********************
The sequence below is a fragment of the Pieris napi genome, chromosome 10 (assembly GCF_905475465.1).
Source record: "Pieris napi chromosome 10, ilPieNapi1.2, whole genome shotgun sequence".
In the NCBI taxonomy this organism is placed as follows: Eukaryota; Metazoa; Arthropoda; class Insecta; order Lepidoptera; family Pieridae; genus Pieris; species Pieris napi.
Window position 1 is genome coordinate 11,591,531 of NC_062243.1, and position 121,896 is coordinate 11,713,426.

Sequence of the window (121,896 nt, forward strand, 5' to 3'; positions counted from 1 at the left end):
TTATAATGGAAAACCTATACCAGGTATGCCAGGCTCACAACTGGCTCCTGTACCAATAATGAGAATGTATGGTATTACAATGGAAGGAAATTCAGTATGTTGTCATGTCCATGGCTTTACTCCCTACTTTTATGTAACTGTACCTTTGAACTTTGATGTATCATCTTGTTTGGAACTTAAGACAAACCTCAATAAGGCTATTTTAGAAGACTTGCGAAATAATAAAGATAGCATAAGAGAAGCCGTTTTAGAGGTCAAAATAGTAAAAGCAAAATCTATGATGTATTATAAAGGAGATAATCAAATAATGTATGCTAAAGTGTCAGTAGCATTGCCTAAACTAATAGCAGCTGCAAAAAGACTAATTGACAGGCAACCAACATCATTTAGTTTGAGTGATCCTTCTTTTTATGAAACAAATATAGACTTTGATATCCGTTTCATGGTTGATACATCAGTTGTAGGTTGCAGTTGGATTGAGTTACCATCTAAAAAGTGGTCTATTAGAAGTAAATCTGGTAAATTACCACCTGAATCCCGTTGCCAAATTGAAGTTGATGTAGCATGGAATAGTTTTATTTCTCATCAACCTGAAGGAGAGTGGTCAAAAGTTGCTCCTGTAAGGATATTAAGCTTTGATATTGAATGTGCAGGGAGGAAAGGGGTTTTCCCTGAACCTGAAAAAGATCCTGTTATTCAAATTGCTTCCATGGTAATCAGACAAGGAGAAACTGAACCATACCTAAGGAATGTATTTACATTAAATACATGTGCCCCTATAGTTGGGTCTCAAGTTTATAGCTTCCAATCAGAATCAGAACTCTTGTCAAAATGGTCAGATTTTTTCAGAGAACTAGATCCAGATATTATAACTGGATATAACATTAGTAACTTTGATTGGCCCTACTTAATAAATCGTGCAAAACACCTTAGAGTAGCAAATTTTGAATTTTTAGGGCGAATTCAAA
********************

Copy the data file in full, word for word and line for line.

The sequence below is a fragment of the Pieris napi genome, chromosome 10 (assembly GCF_905475465.1).
Source record: "Pieris napi chromosome 10, ilPieNapi1.2, whole genome shotgun sequence".
In the NCBI taxonomy this organism is placed as follows: Eukaryota; Metazoa; Arthropoda; class Insecta; order Lepidoptera; family Pieridae; genus Pieris; species Pieris napi.
Window position 1 is genome coordinate 11,591,531 of NC_062243.1, and position 121,896 is coordinate 11,713,426.

Sequence of the window (121,896 nt, forward strand, 5' to 3'; positions counted from 1 at the left end):
TTATAATGGAAAACCTATACCAGGTATGCCAGGCTCACAACTGGCTCCTGTACCAATAATGAGAATGTATGGTATTACAATGGAAGGAAATTCAGTATGTTGTCATGTCCATGGCTTTACTCCCTACTTTTATGTAACTGTACCTTTGAACTTTGATGTATCATCTTGTTTGGAACTTAAGACAAACCTCAATAAGGCTATTTTAGAAGACTTGCGAAATAATAAAGATAGCATAAGAGAAGCCGTTTTAGAGGTCAAAATAGTAAAAGCAAAATCTATGATGTATTATAAAGGAGATAATCAAATAATGTATGCTAAAGTGTCAGTAGCATTGCCTAAACTAATAGCAGCTGCAAAAAGACTAATTGACAGGCAACCAACATCATTTAGTTTGAGTGATCCTTCTTTTTATGAAACAAATATAGACTTTGATATCCGTTTCATGGTTGATACATCAGTTGTAGGTTGCAGTTGGATTGAGTTACCATCTAAAAAGTGGTCTATTAGAAGTAAATCTGGTAAATTACCACCTGAATCCCGTTGCCAAATTGAAGTTGATGTAGCATGGAATAGTTTTATTTCTCATCAACCTGAAGGAGAGTGGTCAAAAGTTGCTCCTGTAAGGATATTAAGCTTTGATATTGAATGTGCAGGGAGGAAAGGGGTTTTCCCTGAACCTGAAAAAGATCCTGTTATTCAAATTGCTTCCATGGTAATCAGACAAGGAGAAACTGAACCATACCTAAGGAATGTATTTACATTAAATACATGTGCCCCTATAGTTGGGTCTCAAGTTTATAGCTTCCAATCAGAATCAGAACTCTTGTCAAAATGGTCAGATTTTTTCAGAGAACTAGATCCAGATATTATAACTGGATATAACATTAGTAACTTTGATTGGCCCTACTTAATAAATCGTGCAAAACACCTTAGAGTAGCAAATTTTGAATTTTTAGGGCGAATTCAAA